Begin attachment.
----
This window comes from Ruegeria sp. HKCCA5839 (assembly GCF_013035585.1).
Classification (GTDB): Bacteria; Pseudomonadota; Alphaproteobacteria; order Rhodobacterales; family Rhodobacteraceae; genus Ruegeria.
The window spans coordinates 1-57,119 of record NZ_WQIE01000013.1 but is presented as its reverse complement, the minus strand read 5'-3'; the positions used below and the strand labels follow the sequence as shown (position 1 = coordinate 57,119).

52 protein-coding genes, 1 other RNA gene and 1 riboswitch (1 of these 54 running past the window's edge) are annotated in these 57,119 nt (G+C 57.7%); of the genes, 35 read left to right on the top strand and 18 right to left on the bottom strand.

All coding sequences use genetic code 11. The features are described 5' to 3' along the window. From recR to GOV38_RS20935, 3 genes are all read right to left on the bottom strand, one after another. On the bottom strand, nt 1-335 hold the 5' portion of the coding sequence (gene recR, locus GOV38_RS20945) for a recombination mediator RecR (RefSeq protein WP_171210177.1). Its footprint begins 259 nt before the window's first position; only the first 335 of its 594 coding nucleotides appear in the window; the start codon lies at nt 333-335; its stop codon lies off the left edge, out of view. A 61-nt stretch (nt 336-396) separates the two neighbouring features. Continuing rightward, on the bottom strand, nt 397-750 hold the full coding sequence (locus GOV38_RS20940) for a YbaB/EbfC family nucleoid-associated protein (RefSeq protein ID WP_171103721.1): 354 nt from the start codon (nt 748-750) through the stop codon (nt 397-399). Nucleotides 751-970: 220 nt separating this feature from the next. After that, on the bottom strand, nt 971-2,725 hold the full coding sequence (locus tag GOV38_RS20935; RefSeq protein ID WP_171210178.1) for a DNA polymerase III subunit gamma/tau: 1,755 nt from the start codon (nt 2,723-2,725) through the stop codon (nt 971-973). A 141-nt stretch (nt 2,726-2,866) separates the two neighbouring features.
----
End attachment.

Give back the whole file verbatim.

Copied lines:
This window comes from Ruegeria sp. HKCCA5839 (assembly GCF_013035585.1).
Classification (GTDB): Bacteria; Pseudomonadota; Alphaproteobacteria; order Rhodobacterales; family Rhodobacteraceae; genus Ruegeria.
The window spans coordinates 1-57,119 of record NZ_WQIE01000013.1 but is presented as its reverse complement, the minus strand read 5'-3'; the positions used below and the strand labels follow the sequence as shown (position 1 = coordinate 57,119).

52 protein-coding genes, 1 other RNA gene and 1 riboswitch (1 of these 54 running past the window's edge) are annotated in these 57,119 nt (G+C 57.7%); of the genes, 35 read left to right on the top strand and 18 right to left on the bottom strand.

All coding sequences use genetic code 11. The features are described 5' to 3' along the window. From recR to GOV38_RS20935, 3 genes are all read right to left on the bottom strand, one after another. On the bottom strand, nt 1-335 hold the 5' portion of the coding sequence (gene recR, locus GOV38_RS20945) for a recombination mediator RecR (RefSeq protein WP_171210177.1). Its footprint begins 259 nt before the window's first position; only the first 335 of its 594 coding nucleotides appear in the window; the start codon lies at nt 333-335; its stop codon lies off the left edge, out of view. A 61-nt stretch (nt 336-396) separates the two neighbouring features. Continuing rightward, on the bottom strand, nt 397-750 hold the full coding sequence (locus GOV38_RS20940) for a YbaB/EbfC family nucleoid-associated protein (RefSeq protein ID WP_171103721.1): 354 nt from the start codon (nt 748-750) through the stop codon (nt 397-399). Nucleotides 751-970: 220 nt separating this feature from the next. After that, on the bottom strand, nt 971-2,725 hold the full coding sequence (locus tag GOV38_RS20935; RefSeq protein ID WP_171210178.1) for a DNA polymerase III subunit gamma/tau: 1,755 nt from the start codon (nt 2,723-2,725) through the stop codon (nt 971-973). A 141-nt stretch (nt 2,726-2,866) separates the two neighbouring features.